Wooden pallets can easily become a source of foreign matter if not correctly controlled. In Week 16 of the Food Safety Challenge you are tasked with a couple of different actions around the control of wooden pallets. For the majority of food businesses, wooden pallets are used to store raw materials, store work in progress or store finished product. Looking at the potential for foreign matter contamination from this source, is there a risk in your food business?
Week 16 of the Food Safety HACCP Challenge
The Challenge set this week is to inspect your wooden pallets for splintering. Wooden pallet splintering can become an issue when the splinters pierce through product packaging. They can also break off and end up in packaging. In your warehouse area if you have pallet racking in place, any damaged wooden pallets stored above one another can fall down onto the top of product stored below.
Hazard Identification for Wooden Pallets
If you are using wooden pallets anywhere in your food business, I would expect (as an auditor) that you have considered this as a potential hazard. The following is an example of how this would be written in your HACCP Plan.
Hazard: Wooden Splinters
Category: Foreign matter / Physical Hazard
Source: From wooden transport and storage pallets
How do you control the hazard of wooden pallet splintering?
For a lot of food businesses it may not be feasible to eliminate wooden pallets entirely from the production site. Because of this, control measures need to be implemented to reduce the occurrence of this hazard so contamination of the finished product and raw materials is avoided as much as possible. The most common measures implemented to control wooden pallet splinters include:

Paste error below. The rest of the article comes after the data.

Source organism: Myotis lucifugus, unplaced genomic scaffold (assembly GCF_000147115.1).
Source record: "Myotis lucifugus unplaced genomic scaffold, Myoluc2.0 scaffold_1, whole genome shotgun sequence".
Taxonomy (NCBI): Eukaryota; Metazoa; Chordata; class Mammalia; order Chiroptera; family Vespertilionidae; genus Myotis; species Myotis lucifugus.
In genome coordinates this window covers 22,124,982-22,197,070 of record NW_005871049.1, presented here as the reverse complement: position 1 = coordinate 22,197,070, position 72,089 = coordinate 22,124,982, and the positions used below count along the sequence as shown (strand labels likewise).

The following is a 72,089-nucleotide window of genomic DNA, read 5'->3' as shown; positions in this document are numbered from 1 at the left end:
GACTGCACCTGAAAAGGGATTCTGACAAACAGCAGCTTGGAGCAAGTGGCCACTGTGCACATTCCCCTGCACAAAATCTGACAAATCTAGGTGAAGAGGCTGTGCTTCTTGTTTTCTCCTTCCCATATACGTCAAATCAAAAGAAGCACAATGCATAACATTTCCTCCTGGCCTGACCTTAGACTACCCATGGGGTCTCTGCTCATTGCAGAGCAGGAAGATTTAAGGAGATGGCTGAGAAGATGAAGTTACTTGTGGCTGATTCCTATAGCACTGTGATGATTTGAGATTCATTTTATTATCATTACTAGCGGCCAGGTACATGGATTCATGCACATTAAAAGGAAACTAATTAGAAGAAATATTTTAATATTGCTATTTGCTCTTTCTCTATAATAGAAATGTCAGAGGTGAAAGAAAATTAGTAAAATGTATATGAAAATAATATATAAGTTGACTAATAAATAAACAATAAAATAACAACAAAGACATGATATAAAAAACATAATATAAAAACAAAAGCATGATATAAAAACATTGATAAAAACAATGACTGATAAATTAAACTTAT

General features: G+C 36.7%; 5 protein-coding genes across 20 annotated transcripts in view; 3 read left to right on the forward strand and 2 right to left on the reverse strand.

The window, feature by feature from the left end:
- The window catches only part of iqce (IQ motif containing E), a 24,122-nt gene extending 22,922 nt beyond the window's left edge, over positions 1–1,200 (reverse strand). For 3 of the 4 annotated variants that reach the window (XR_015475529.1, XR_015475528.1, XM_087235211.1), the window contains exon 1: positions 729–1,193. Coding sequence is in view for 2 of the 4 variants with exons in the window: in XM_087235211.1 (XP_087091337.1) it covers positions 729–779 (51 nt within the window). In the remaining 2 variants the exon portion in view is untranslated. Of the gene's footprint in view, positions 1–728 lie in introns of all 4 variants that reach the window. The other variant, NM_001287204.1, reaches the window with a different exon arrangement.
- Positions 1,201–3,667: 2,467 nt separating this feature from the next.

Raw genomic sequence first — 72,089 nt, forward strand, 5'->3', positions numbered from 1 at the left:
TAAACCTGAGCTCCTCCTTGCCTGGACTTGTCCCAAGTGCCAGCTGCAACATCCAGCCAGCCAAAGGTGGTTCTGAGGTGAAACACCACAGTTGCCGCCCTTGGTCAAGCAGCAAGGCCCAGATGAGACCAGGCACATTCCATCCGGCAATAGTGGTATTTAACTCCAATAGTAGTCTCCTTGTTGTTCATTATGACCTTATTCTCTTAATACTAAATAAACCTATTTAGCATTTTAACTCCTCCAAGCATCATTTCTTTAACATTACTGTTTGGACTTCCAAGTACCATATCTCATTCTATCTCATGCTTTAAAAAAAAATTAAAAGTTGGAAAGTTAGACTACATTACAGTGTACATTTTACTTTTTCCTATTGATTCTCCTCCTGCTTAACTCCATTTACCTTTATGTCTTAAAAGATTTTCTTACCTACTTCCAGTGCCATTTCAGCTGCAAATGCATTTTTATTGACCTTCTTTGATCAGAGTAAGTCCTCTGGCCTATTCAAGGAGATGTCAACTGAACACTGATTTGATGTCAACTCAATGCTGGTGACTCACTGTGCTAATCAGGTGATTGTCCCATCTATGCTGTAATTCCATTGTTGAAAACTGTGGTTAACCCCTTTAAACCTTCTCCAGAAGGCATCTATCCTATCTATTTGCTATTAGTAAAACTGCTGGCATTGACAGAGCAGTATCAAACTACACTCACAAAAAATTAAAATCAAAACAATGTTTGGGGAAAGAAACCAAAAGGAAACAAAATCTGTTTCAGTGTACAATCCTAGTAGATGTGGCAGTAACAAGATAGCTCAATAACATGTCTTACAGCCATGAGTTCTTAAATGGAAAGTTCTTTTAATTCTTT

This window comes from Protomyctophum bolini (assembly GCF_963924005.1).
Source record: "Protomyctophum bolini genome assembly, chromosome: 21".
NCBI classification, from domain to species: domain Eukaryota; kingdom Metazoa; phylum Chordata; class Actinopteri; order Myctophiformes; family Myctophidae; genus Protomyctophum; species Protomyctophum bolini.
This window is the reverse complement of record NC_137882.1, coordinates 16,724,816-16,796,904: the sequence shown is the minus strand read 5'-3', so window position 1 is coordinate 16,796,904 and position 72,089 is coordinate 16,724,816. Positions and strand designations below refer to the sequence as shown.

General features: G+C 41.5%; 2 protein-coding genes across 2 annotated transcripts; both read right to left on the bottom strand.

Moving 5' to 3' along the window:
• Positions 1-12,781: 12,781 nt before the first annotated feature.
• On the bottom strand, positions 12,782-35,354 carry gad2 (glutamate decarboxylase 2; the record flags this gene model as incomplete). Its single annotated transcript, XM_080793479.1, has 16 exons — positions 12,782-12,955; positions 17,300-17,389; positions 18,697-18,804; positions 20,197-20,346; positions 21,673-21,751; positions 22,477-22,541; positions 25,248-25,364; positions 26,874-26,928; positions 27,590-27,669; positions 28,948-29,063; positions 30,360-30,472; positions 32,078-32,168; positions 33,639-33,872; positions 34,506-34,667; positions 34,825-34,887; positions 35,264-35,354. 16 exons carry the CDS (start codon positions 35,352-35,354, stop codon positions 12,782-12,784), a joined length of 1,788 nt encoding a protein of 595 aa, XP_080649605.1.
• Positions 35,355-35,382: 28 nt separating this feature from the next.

- Putting a robust barrier layer between the wooden pallet surface and the raw material or food product.
- The use plastic pallets where possible and if affordable with the direct production environment
- Regularly rotating, inspecting and removing damaged wooden pallets.
To ensure that the condition of wooden pallets are regularly reviewed and assessed, make sure that you have included a visual check in your daily, weekly or monthly GMP inspection.
How did you go? Does your food business have an issue with splintering wooden pallets? Have you ever received complaints or non-conformances for the condition of your wooden pallets? Please share your thoughts by leaving a comment below.